Trembling Saints

April 28, 2009 (Fundamental Baptist Information Service, P.O. Box 610368, Port Huron, MI 48061, 866-295-4143,; for instructions about subscribing and unsubscribing or changing addresses, see the information paragraph at the end of the article) -

The following is by Pastor Buddy Smith, Grace Baptist Church, Malanda, Queensland, Australia

Forty years ago one of my old Bible college teachers died in the pulpit, in the middle of his sermon. He paused, sat down, laid aside his earthly tabernacle, and was ushered by the angels into Heaven's gates. I often reflect on the things he taught us. In fact, as I write, I realise that I am still being molded by his life. I am teaching one of my Scripture classes in the public school two new choruses and just realised today that I learned them from that dear old preacher, all those years ago. In the photo album of my heart, his page is especially precious to me, with the corners of the page well worn from turning. The memory that moves me most is not one I saw for myself. A friend gave it to me. The old preacher spoke in chapel one week, and my friend told me he peeked during the prayer before the sermon. To his surprise, the old preacher was kissing the pages of his Bible. That touched me so deeply that I never forgot it. Kissing the pages of his Bible!


Why did his simple, secret act of devotion to the Word of God speak to me so powerfully? For me, it was the dawning of a great truth, a truth which has increased in magnitude over the years until it has become a continual enlightenment to my soul. The truth is this --- A man's attitudes and responses to the Word of God are the key to his godliness. Tell me how a man treats his Bible, how he handles the Holy Scriptures, how he receives and responds to the words of God, and I think I can tell you his life story.

I know, someone will object to this bold affirmation, but its truth is too well established to refute. It is what the centuries keep saying to the hours.

In our day many pastors view the Bible mechanically, and their ministries display their engineering expertise. To them the Bible is a box of tools, or a bin of nuts and bolts. Their churches reflect their view of the Bible. They are workshops of well oiled machinery. Efficient. Running smoothly. Working like a production line, maybe, but cold and impersonal, and without life or love.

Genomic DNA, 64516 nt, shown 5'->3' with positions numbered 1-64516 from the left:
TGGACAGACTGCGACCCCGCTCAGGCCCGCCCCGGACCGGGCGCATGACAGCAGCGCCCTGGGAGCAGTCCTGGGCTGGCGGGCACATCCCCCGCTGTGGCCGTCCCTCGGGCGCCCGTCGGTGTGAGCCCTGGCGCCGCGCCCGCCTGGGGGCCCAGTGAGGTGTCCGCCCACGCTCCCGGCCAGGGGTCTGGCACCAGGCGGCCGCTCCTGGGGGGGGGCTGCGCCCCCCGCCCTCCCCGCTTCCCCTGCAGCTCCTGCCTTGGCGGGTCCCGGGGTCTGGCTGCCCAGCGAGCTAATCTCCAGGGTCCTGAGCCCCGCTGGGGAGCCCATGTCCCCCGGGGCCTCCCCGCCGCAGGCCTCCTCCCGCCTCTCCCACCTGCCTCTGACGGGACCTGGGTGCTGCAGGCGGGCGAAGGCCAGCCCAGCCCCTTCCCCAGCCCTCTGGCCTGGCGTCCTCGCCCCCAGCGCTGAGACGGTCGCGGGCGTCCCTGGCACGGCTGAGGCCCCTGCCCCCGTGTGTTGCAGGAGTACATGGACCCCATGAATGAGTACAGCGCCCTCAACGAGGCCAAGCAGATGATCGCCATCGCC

Some see the Bible as a book of philosophy, full of erudite and sophisticated reasonings. Their churches are filled with members wearing oxygen masks due to the thin air they must breathe as their pastor leads them way up beyond the top of Mt. Everest in a search for truth beyond Scripture. They are unaware that they are fostering a form of gnosticism, but that is what it is.

Others use their Bibles as sales manuals for prospective customers.

Yet others handle the Word of God as though it were a work of fiction or a movie blockbuster, designed to entertain a bored and jaded world on its way to Hell.

Examples of the Bible being misused could be multiplied endlessly, but what we need to ponder deeply, and frequently, is how godly men have handled their Bibles down through the ages.


The Psalmist spoke of this when he wrote, "O how love I thy law! It is my meditation all the day." Job revealed his heart when he said, "I have esteemed the words of His mouth more than my necessary food." At the end of the book of Isaiah is my favourite description of the godly and their responses to the Bible. It is found twice, in Isaiah 66, verses 2 and 5, where we read of the man who trembles at the Word of the LORD. In these verses, God promises that He will look to that man (more than he looks to the heavens, the earth, or the temple), and that He will defend that man and honour him. The Jews in Jerusalem, in a time of revival under Ezra, knew what it meant to tremble at the commandments of God (Ezra 9:4 & 10:3). Daniel and his companions (10:7), and Paul (Acts 26:14) trembled at the Words of God. Even unbelievers are seen occasionally trembling at the Word of God. Belshazzar's knees gave way at the very sight of the handwriting on the wall (Dan.5:6). Possibly the best text on men trembling at the Word of God is Exodus 19:16, 18, when both the mountain and the people quaked and trembled (same Hebrew word) at the presence and voice of God.